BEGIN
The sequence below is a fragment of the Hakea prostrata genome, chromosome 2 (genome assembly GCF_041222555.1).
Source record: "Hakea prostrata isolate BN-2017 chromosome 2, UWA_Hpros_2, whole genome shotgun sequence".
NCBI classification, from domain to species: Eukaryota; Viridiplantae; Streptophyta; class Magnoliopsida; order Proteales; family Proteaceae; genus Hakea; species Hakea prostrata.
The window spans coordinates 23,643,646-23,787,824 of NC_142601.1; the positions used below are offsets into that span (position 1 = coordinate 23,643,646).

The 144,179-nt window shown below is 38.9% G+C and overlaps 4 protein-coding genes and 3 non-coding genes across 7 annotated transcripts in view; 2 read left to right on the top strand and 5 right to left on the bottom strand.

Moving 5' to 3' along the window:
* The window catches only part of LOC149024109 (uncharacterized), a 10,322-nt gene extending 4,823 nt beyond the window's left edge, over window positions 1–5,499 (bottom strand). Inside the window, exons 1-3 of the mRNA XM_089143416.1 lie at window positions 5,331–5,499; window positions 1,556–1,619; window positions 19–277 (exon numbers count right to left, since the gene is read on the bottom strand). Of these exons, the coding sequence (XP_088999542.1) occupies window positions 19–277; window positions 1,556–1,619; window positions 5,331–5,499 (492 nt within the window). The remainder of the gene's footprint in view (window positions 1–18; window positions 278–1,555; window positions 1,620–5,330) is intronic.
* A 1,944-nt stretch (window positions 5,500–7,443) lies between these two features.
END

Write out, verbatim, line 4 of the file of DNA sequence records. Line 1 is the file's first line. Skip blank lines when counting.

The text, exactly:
The window spans coordinates 23,643,646-23,787,824 of NC_142601.1; the positions used below are offsets into that span (position 1 = coordinate 23,643,646).